Another important feature that influences the price of a star note in this series is unique serial numbers. If a note has repetitive numbers or a palindrome, i.e. numbers that read the same from front to back and vice versa, it will most likely fetch a higher price than standard notes.

For clarity, notes with serial numbers that contain palindromes are also called radar notes. They have more rarity than other types aside from star notes.

The 1963 $2 Bill and Star Note Value

On eBay, the 1963 $2 Bill sold for a value of $4.74 in fine condition, and it goes for $20 in uncirculated condition. However, the value is higher, as seen on the same platform, with notes going for $27.95 in fine condition.

On the other hand, the 1963 $2 star note sold for a value of $9.50 in fine condition and as much as $62 in uncirculated condition. The reason is that these notes are much rarer than the standard ones but also more common than other two-dollar star notes.

 

Note
Fine Condition
Uncirculated Condition
1963
$4.74
$27.95
1963 $2 star note
$9.50
$62

1963A $2 Bill and Star Note Value

The 1963A $2 bill can sell for $4.63 on sites like eBay in fine condition. If you have 1963A two dollar bills in uncirculated condition, you can sell each of them for $22, but not as much as a 1963 two-dollar star note.

A 1963A $2 star note sold for as low as $5.50 in fine condition but is listed for as much as $50 in uncirculated condition. Even though most people list their notes for higher prices on sites, that doesn’t mean an experienced collector will buy them at that amount.

Note
Fine Condition
Uncirculated Condition
1963A
$4.63
$22
1963A Star Note
$5.50
$50

Note: Make sure to confirm the authenticity of any note you acquire or have for sale as no one will buy a fake. Some of the best practices include:

  • Check to see if the note glows under ultraviolet (UV) light. If it glows, it is not authentic.
  • Knowing the little details of an original note. This way, you can spot errors that will point out a counterfeit.

Nevertheless, the safest way is to have a professional appraiser take a look at it.

Where Can I Sell My 1963 Two Dollar Bill?

Before selling your 1963 $2 bill(s), it is essential to note that prices will vary based on where you choose to sell. As I showed earlier in this post, this bill’s prices tend to increase or decrease according to who is buying.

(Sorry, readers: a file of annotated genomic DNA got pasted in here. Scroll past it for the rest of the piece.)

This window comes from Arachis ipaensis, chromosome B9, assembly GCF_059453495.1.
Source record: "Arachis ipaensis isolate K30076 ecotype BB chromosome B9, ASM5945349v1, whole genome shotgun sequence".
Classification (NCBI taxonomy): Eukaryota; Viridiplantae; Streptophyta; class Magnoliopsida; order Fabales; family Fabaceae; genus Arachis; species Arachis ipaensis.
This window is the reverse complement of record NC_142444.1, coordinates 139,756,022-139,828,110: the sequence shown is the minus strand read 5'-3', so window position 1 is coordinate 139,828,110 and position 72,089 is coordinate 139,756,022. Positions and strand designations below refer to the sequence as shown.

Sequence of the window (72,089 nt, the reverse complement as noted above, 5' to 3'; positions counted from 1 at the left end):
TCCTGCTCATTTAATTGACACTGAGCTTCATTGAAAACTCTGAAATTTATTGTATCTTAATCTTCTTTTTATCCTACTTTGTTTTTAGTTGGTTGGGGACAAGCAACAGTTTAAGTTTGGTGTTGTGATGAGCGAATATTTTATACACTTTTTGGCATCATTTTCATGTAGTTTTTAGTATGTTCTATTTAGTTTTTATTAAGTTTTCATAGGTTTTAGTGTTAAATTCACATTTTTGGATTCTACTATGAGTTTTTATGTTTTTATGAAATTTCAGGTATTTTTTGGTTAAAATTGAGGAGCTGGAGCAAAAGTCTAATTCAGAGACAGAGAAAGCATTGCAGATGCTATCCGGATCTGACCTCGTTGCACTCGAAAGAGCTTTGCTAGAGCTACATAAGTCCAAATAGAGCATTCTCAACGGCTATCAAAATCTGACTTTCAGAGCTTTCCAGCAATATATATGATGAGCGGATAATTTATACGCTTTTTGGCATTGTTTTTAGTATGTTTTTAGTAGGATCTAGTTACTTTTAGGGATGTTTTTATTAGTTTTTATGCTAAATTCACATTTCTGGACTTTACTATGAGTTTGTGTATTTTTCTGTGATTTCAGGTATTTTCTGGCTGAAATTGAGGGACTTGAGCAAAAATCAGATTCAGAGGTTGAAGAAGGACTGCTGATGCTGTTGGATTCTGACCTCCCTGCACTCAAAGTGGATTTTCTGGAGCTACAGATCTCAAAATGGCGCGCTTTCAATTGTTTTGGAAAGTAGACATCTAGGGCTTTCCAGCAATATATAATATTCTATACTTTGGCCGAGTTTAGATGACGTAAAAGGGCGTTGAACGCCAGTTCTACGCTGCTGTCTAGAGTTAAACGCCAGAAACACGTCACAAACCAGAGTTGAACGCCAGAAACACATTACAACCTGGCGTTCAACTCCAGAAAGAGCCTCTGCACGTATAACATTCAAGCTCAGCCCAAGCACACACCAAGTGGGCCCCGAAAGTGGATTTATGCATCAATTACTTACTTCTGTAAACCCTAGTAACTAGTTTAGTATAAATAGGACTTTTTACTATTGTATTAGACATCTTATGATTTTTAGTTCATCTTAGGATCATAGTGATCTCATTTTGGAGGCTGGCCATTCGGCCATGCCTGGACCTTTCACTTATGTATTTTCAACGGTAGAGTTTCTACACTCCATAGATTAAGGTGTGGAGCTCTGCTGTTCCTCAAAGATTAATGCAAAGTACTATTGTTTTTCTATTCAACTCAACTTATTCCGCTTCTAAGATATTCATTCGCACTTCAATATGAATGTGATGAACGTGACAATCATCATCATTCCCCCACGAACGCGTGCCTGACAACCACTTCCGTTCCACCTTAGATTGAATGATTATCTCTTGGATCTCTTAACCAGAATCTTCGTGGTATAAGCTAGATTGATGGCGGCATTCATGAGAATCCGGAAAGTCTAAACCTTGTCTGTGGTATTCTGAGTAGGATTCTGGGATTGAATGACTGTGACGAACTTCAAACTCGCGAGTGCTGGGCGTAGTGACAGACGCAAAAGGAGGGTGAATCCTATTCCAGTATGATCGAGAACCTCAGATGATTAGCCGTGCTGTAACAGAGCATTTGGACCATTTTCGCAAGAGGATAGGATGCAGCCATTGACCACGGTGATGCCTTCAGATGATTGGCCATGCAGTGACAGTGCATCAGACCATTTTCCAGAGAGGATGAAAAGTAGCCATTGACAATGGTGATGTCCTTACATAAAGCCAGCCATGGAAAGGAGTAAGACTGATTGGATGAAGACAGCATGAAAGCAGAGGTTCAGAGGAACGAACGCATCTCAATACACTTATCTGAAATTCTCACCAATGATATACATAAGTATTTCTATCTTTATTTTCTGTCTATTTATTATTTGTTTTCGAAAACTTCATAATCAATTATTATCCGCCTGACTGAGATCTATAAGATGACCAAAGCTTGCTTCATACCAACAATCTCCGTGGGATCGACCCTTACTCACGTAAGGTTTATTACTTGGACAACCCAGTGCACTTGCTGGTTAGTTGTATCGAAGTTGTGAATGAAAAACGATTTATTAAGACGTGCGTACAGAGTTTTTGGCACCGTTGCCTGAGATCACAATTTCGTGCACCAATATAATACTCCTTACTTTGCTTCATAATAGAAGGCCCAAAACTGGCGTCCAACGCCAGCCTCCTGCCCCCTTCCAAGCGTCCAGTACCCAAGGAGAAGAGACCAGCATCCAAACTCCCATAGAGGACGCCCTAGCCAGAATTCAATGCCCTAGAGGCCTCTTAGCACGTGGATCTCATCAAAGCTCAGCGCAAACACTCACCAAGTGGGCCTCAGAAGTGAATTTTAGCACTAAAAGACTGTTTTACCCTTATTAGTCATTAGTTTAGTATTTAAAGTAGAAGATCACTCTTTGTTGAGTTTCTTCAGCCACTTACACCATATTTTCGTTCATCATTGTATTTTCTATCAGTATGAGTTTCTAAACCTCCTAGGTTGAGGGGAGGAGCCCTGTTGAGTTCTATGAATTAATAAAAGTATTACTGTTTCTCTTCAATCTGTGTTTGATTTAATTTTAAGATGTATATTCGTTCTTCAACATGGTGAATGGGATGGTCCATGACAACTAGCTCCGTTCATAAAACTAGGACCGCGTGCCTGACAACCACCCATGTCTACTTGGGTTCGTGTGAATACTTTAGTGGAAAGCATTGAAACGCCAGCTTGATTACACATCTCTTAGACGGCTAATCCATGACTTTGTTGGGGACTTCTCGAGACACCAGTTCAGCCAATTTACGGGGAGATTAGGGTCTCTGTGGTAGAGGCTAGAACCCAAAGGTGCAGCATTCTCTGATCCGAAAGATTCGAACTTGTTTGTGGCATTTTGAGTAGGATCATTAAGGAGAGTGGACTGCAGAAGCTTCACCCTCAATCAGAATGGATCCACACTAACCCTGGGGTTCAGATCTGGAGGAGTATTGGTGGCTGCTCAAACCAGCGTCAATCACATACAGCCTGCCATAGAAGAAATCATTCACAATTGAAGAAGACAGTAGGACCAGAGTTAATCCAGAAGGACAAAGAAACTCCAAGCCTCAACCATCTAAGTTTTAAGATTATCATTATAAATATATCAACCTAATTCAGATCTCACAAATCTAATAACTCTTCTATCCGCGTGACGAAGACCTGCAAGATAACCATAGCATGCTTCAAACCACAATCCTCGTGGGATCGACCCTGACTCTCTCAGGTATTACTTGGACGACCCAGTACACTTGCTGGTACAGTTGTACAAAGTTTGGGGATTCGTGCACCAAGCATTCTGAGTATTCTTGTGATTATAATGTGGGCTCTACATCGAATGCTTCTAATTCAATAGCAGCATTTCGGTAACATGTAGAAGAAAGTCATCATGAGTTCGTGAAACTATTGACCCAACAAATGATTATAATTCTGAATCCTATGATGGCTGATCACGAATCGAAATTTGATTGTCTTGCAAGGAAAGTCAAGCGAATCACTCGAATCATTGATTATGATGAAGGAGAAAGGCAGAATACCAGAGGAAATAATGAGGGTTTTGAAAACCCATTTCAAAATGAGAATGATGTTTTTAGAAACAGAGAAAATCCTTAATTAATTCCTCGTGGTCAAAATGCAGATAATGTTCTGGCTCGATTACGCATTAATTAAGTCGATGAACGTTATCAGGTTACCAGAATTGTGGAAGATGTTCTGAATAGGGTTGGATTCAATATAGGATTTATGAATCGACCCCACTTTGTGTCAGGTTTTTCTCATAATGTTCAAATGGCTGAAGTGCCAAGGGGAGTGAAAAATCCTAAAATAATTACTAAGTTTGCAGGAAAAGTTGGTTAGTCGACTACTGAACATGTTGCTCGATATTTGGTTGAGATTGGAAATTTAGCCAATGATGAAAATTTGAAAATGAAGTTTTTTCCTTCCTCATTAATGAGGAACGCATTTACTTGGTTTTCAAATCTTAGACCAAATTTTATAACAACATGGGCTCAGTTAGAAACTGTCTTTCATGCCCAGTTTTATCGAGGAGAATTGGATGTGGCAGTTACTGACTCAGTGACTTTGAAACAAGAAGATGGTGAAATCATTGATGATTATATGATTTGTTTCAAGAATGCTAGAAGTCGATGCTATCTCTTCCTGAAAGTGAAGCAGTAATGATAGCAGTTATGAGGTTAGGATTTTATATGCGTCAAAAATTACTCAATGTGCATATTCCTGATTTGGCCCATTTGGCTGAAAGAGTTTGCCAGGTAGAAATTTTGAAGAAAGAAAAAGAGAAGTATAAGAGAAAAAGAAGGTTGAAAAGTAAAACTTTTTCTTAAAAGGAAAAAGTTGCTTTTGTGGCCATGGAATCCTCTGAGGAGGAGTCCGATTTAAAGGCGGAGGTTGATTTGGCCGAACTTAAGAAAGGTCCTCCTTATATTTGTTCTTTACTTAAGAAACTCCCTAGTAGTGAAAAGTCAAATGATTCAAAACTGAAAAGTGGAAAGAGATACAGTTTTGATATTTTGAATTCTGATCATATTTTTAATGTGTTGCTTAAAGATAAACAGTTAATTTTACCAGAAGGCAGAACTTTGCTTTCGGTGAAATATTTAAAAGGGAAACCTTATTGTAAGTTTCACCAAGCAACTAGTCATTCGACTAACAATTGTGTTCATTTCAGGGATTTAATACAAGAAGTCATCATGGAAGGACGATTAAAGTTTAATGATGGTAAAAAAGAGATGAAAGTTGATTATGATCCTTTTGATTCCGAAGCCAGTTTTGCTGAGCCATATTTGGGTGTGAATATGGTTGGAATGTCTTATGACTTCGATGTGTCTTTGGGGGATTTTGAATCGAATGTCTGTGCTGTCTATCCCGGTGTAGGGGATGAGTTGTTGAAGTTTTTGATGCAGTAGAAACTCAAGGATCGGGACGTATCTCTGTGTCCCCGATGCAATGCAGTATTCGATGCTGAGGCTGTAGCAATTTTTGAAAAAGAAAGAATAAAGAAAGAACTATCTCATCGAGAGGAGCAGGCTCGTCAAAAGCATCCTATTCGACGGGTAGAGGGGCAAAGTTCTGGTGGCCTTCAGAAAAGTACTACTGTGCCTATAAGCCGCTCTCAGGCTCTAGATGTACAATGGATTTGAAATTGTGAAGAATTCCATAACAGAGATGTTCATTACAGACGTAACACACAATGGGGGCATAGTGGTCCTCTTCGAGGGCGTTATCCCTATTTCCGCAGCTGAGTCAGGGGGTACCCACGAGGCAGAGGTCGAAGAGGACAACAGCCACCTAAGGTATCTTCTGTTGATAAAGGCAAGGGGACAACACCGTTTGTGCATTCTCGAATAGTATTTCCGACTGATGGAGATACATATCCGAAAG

Generally, selling to a local coin shop will yield less than using an online platform. The most common online platform for selling collectables like these is eBay. However, that is not the only available online platform. Etsy and US State Quarters are also online platforms that can fetch you reasonable amounts for your collection or note.

Since the 1963 $2 bill value primarily depends on whichever platform you choose, you might want a deal that fits in the correct range. The best way to solve this issue is to have your bill appraised.

Yes, professional appraisers and coin dealers can appraise your note for its correct worth.  However, while local coin dealers look easily accessible, online platforms are most likely to yield the total price of your collection.

However, if you don’t mind selling your note for one or two dollars less, the local coin dealer is okay for convenience.

Wrapping Up

The 1963 $2 bill series has an interesting history responsible for its low value to some extent. With a demand that fell way lower than the supply, the 1963 two-dollar bill is more common than other two-dollar bills.

Although you can get more value from its star notes, they are rarer than standard notes. If you find one and wish to sell it, make sure to deal with people specialising in buying or collecting star notes. This way, you will get your note’s complete and correct value.

Finally, don’t let the 1963 $2 bill value discourage you. The bill represents the last collection featuring Jefferson’s Monticello residence at the back of the note. It is also the last two-dollar bill series that was printed with a red seal. No currency collection can be complete with the 1963 $2 bill.